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My Brother Was Murdered

Sonny Jim James (Modoc 1940-2009)

On Thursday, October 29th we gathered at the Convention Center among the gorgeous red sandstone cliffs and outcrops of Red Rock State Park outside Gallup, New Mexico for the memorial gathering to honor Sonny Jim, my pledged brother of twenty-two years. The shock of his murder, along with that of the friend he was trying to help in a boundary dispute the previous Friday, was strongly reflected in the six or seven hundred people who braved the snow and ice to be there. Many (especially the large number of rodeo cowboys) had traveled from several states away.

Heather had battled her way through the Denver “Monster Snow Storm”, dealt with airline delays and foolishness and met us for the drive over to Gallup. We had spent two hours creeping over black ice and sitting in a twenty-mile long double line of idling semi-trucks and a few cars. To have over half a thousand Navajos show up on time was a unique experience in any weather.

We were given places of honor among Sunshine’s family and honored as elders and family members. I am now her only “Dad” and the four girls’ only granddad. By extension, I am also that to Sunshine’s four sisters whom I have known since they were little girls. All now have their own families. All have lost their father. So many beautiful, loving, sad people.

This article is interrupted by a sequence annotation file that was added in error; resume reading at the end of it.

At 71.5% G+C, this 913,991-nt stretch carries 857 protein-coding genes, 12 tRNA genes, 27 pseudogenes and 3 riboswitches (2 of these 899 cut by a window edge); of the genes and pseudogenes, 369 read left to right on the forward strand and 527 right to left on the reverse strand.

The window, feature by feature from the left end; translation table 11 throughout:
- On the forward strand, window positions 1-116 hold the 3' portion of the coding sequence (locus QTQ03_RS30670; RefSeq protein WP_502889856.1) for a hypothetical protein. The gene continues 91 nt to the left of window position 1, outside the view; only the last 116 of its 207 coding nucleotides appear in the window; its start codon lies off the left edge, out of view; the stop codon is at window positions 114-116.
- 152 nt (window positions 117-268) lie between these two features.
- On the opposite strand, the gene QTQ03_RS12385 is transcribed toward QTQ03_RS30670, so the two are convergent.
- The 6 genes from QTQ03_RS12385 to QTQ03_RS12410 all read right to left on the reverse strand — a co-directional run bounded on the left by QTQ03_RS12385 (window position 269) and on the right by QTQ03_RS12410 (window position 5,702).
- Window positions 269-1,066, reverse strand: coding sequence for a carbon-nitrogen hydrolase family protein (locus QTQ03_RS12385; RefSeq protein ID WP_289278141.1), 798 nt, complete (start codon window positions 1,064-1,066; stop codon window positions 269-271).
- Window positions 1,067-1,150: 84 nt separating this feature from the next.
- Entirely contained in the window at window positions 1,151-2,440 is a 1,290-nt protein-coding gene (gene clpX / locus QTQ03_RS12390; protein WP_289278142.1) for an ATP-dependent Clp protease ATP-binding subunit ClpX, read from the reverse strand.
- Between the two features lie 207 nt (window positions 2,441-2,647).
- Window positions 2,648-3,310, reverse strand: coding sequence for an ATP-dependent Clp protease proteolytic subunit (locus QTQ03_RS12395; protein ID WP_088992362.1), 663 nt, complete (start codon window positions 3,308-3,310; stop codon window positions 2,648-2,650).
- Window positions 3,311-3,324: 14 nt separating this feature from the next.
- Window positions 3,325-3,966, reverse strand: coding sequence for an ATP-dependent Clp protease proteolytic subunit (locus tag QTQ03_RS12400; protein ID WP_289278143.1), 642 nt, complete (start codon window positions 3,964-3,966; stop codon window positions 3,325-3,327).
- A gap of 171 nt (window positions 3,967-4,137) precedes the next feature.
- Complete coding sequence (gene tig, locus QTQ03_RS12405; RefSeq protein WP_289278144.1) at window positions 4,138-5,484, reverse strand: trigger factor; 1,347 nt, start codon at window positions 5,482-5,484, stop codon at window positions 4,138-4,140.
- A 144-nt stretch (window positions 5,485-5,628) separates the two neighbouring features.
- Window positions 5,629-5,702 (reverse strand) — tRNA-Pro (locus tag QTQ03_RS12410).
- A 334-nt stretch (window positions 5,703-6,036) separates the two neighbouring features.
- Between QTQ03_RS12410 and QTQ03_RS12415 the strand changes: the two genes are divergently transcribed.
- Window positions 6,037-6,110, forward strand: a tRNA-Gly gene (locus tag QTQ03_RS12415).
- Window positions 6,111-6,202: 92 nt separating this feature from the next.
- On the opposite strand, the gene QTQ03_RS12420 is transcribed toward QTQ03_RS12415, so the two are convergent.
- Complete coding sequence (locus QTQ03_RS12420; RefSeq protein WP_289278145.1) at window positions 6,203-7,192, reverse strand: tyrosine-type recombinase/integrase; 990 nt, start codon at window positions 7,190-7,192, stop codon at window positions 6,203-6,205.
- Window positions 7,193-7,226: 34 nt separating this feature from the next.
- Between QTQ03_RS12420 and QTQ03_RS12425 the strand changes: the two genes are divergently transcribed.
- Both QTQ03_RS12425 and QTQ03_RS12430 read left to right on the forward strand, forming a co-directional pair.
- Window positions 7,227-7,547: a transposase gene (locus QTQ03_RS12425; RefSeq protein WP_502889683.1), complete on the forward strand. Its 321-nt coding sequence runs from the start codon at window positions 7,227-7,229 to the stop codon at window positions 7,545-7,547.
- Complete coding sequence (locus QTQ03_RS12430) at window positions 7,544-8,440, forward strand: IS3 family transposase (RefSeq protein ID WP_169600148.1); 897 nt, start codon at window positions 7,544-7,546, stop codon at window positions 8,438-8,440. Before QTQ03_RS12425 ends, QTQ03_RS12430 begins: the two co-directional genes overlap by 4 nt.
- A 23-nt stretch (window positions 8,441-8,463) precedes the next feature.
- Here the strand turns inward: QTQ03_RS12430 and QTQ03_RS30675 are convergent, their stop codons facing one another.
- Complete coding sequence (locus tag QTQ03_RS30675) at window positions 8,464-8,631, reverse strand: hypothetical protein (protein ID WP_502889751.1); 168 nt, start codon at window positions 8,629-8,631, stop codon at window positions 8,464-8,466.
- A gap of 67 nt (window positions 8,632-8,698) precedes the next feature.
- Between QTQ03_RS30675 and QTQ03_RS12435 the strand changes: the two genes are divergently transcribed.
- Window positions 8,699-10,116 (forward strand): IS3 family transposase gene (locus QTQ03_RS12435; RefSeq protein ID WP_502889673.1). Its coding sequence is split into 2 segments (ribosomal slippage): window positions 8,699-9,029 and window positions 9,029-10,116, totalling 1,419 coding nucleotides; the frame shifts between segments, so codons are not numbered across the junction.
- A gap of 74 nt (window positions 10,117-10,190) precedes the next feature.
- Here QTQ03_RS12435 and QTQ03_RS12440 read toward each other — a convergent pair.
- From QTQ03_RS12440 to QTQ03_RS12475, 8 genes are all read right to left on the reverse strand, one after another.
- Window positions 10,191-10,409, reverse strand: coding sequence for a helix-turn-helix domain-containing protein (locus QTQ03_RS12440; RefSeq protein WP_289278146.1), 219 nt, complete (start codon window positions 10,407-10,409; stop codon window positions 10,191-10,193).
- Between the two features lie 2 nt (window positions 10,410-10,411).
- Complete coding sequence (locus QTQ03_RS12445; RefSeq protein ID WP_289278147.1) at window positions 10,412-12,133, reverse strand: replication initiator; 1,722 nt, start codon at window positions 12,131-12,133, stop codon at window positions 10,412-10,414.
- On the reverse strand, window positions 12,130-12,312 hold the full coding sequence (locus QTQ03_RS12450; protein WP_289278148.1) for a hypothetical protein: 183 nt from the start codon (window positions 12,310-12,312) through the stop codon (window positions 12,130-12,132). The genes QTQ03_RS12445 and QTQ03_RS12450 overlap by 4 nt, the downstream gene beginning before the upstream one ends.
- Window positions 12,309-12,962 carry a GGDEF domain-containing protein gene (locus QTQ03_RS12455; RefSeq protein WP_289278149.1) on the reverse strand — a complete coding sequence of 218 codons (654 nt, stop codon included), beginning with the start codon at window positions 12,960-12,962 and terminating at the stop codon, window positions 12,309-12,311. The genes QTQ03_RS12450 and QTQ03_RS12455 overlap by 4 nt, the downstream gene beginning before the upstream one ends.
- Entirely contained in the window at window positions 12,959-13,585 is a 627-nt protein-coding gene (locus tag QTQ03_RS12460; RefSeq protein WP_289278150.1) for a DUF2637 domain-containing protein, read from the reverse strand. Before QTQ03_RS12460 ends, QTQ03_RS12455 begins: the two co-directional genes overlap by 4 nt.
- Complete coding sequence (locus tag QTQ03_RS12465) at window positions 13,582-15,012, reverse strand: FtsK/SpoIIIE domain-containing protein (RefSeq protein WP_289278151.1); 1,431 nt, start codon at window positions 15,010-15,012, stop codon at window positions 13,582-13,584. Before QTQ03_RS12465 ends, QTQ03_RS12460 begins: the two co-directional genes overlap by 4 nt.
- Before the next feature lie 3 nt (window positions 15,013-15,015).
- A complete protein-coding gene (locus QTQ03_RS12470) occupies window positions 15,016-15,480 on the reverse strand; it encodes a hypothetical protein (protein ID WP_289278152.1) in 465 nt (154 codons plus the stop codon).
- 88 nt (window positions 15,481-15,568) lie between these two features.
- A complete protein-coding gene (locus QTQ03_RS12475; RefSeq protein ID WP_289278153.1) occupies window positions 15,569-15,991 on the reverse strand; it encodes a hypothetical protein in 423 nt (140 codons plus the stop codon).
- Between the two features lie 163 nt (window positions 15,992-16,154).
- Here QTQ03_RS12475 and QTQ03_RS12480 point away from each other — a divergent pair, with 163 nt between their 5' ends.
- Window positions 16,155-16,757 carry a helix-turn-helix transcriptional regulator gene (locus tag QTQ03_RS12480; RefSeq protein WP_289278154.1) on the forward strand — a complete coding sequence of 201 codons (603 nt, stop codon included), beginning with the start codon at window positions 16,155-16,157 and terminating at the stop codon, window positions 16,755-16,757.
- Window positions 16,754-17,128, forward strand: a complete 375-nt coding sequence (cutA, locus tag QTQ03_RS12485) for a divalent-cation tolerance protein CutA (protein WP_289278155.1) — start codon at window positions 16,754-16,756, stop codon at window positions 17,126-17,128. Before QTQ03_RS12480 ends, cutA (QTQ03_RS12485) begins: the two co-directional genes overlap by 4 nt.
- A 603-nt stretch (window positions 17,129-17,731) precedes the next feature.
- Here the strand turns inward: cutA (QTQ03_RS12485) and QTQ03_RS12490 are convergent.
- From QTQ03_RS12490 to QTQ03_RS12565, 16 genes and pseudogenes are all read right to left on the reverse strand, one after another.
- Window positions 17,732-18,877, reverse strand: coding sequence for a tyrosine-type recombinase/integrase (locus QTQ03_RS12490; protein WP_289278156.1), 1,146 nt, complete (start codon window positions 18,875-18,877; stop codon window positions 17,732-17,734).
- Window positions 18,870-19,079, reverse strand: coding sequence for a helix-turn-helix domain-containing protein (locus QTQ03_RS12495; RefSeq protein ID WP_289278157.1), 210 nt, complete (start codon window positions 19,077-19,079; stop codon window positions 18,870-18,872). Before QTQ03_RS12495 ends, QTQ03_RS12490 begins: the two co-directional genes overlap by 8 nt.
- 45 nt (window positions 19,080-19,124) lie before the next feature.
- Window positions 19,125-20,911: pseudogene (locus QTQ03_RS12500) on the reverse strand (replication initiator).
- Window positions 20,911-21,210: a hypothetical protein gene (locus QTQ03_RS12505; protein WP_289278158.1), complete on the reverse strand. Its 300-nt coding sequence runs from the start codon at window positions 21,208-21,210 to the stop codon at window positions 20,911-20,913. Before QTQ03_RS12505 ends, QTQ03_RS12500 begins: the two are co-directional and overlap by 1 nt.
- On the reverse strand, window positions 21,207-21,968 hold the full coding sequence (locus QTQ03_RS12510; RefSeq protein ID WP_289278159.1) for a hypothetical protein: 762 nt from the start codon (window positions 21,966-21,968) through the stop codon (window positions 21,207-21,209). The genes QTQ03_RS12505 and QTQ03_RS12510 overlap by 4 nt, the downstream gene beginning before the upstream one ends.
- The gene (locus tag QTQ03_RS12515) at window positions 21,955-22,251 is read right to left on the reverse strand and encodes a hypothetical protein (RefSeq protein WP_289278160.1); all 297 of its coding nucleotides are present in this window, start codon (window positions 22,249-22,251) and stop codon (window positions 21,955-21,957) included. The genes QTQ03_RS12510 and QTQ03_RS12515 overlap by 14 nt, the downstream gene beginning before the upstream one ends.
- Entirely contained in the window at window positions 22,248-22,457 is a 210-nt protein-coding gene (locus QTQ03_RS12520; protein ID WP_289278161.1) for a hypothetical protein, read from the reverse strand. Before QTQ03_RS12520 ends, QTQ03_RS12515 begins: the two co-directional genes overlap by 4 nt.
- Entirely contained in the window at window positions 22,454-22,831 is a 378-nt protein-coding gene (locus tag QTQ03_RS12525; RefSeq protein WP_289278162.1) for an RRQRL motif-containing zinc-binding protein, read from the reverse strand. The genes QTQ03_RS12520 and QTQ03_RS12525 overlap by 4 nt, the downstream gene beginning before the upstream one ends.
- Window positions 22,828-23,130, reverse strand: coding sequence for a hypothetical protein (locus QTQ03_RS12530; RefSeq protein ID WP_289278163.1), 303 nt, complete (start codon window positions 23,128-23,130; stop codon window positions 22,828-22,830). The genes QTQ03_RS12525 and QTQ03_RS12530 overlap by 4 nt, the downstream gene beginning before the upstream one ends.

The convention center is huge, but was inadequate to hold all of the love shared that day. The tears were copious and the tributes all from the heart. The feast was served and the songs sung and the Medicine Man, Chester, offered a long prayer of perspective and solace.

I won’t attempt to recreate the unique experience, but I do want to share one thought. A member of the Navajo Nation Tribal Council spoke. As elders always do, he spoke in a fatherly tone and reminded the assembled Diné (people) of their heritage and pride and talked about the conditions we had braved to assemble in Sonny’s honor.

“Water,” he said, “is the source of all life and means life to us. When the clouds are low, there is mist and fog and we have rain, snow and even annoying and perhaps dangerous ice, we are being blessed with water and the gods have come down among us. Obviously, they have come to help us honor Sonny and they are among us, today.”

The lessons of the day were that there is strength in numbers, love should be expressed and when we are blessed with precipitation, even if it is annoying, the gods are walking among us.